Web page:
'Hardly. His salary would be generous by Haitian standards but not great. Even from his corruption and tyranny over the prefecture it is difficult to see how he could gain much money - this is a poor province. And he spends a good deal, too, it seems, on the town as well as on himself. It is a puzzle.'
'Yes, because here Mars says that the trade coming into the docks is actually very small - the docks are half unused. It's fallen steadily since Borasme came to power.' He shakes his head in puzzlement.
Side-step checks from his station inside the window of the Galaxie, and is pleased to see Willie Creed already in position outside. There is no sign of the peanut vendor, though.
He walks out onto the street and jogs over towards Creed, who today is wearing a Hawaiian shirt and big sunglasses under a broad-brimmed hat. Side-step waves his arm and shouts 'Hey, Willie, how ya doin'?'
Creed at once jerks into alertness and glances around warily. 'What you want, boy?' Today he has a Southern accent.
'Listen, I wasn't exactly straight with you yesterday about that guy with the limp. I am looking for him, only he doesn't know it yet.'
'Eh? What you mean, white boy?'
'I know you know something about him, from your reaction yesterday. I was wondering if you would join me for a drink so I can explain.'
Creed relaxes slightly. 'You'll tell me all you know about this man, right?' His accent has reverted back to the educated tones Side-step guesses are its natural home. 'I can't drink on duty, though.'
'Oh! - er, when I'm making notes for my book, I mean.'
Side-step leads him back towards the hotel. 'How's the research coming along, then? I must admit, you don't strike me as the kind of guy who'd be writing books on Haitian culture.' The peanut-seller is absent, but there is a street-sweeper, leaning on his broom, who seems rather interested in Creed's movements.
'Why not?' Creed stiffens. 'I minored in literature at college, let me tell you. My professor said I was "highly promising".'
Riggs is sitting in one corner of the bar, looking inconspicuous, and Side-step steers Creed in his direction. 'So - Southern Comfort?'
Suddenly Creed points at Riggs. 'Benny Riggs! My man! What are you doing here?'
Riggs jerks in surprise and looks nervously round himself. 'Wh... what? Who are you? What's going on?'
'Hey, Benny, what way is that to greet your old friend? It's Willie Creed - you remember me - Willie Creed!' Creed seems genuinely pleased to see Riggs. 'Me and this guy used to work together,' he explains to Side-step. 'Say, this calls for a drink. Benny! After all this time! Word in the Service was that you'd cracked up - good to see you looking fine! This a holiday for you? Say, this must take you back - remember that time on Cuba with the exploding seashells?' He chuckles, then glances guiltily at Side-step. 'Oh, gee, guess I shouldn't have mentioned that. Benny, this is Side-step, new acquaintance of mine. He's offered to show me round the town when I get off duty - if I ever do. Er, when I finish making notes on my book, I mean.'
Professor Twitchin takes out one of his old business cards, on which his academic status is still intact. On the back he writes 'Dear Sir, I would be most appreciative of an audience with yourself - this evening at 7.00 pm if that is convenient. Yours, Adam Twitchin.'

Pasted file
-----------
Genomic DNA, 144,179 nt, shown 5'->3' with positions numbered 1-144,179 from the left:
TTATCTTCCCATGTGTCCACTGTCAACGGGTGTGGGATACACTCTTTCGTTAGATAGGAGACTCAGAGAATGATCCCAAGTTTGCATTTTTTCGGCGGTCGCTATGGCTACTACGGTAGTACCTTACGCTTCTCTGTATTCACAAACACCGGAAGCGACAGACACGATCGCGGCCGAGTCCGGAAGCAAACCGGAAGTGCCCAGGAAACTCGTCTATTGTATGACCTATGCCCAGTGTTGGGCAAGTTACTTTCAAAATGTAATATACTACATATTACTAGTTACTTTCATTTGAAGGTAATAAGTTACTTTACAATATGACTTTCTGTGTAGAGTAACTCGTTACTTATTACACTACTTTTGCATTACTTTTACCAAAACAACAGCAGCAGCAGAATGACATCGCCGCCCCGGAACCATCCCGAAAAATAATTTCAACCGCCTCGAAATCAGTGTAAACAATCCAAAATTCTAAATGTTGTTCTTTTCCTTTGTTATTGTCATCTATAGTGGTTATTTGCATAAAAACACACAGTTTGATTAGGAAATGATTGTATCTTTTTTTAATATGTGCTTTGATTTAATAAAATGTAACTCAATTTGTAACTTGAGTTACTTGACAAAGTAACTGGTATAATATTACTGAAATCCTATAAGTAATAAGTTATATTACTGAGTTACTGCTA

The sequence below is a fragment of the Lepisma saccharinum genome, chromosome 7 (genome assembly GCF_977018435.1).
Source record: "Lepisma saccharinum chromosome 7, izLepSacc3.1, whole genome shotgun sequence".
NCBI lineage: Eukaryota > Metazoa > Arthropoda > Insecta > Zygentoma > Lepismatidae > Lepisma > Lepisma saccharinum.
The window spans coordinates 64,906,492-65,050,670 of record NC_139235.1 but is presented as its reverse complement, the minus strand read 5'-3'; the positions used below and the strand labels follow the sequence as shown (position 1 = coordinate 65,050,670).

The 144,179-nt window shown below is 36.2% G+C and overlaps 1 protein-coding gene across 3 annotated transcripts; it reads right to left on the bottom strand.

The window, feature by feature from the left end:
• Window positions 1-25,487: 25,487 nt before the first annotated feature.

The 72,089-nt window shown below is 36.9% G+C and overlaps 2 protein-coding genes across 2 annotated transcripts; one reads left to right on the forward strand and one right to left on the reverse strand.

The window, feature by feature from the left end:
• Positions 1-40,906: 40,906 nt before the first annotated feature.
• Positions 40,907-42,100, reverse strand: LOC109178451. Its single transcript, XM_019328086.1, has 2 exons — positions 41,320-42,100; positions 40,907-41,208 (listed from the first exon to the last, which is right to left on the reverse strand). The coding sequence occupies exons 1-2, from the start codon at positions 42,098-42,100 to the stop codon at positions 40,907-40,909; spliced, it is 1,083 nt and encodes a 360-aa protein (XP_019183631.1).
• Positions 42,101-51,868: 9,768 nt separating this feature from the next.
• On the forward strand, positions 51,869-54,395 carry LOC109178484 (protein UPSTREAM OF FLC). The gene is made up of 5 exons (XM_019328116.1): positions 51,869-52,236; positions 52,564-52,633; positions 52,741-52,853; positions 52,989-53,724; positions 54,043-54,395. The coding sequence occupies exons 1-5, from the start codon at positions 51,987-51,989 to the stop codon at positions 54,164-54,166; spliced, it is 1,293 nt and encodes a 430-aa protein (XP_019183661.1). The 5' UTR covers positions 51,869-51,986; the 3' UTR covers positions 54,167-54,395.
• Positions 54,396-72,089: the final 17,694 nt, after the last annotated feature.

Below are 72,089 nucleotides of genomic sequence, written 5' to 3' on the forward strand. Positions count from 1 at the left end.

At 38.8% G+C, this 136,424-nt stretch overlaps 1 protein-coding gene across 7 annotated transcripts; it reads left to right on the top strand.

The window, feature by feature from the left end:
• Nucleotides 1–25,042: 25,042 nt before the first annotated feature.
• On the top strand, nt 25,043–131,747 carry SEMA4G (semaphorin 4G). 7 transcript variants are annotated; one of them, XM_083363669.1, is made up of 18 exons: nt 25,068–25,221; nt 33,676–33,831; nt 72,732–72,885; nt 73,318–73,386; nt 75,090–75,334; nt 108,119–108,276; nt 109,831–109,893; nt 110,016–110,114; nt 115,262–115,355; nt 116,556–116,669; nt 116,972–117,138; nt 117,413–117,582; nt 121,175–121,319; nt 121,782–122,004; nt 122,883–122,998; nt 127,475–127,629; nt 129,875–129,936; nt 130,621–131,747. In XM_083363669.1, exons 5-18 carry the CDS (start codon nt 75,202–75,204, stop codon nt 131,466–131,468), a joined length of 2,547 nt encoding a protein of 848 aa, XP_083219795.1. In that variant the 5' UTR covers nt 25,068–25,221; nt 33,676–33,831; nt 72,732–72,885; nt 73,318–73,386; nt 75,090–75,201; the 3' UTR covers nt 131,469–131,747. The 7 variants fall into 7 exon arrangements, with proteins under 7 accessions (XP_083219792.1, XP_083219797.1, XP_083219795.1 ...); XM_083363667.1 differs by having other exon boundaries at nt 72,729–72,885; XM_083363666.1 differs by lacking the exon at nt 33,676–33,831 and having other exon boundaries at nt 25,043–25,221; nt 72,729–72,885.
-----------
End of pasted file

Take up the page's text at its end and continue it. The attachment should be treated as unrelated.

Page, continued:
'Léon, my dear chap, can you have this note delivered to Monsieur Borasme, please?'
Léon turns pale and his jaw drops. 'Borasme? The Préfet?'
'That's the fellow. And can you make sure it does get delivered?'
Léon, shaking his head worriedly and muttering, gets into the car and drives back towards Port-de-Paix.
'Now,' says Twitchin, turning to Marie-Joseph Michel, 'shall we visit the priest? Er - nous allons visiter le... er... le père?'
'I would like to come with you, anyway,' says Hurbon to Henry. 'Maybe I can explain some of the ceremony to you. If any of the others want to cme along, they can hire a taxi.' Together they get into Bijoux's car - she is not keen to return to Jean-Rabel today, preferring to sleep in her room - and head off down the coastal road. The torn-down 'fils de Boukman' posters have been newly replaced with fresh ones.
'If you keep quiet and stay to the side, you should be all right,' advises Hurbon. 'Of course, you are in no danger anyway, but you may not wish to get in the way of the ceremony. If this man Wirkus has invited you himself he will make sure no-one bothers you.'
When they reach Jean-Rabel preparations for the ceremony are well under way, Wirkus directing two assistants clad in white with red headbands as they mark out a large rectangular yard behind his house with coloured chalk. There is a festive mood in the village.
Culver has been drawn from the hotel by the sounds of shouting. He follows the road for about a hundred yards until it ends in a square: here there are three men tied to posts, their hands above their heads and their backs bared. Each has a burly policeman laying into him with an ugly-looking knout. There is a crowd of a hundred or so people watching in silence. Two of the men have passed out, but the third has sufficient life left in him to raise his head and call out weakly 'À revenir le Bois-Caïman!' He is hit savagely in the face.
On the far edge of the crowd, his arms folded and his face expressionless, Culver sees a tall man, in a black suit with a white shirt, wearing dark glasses. As Culver watches he turns and walks in the direction of the docks, limping slightly on his left leg.'
Henry: your notes for the SITU expose are progressing well.
Riggs: Willie Creed is one of your former colleagues in the US Government's service.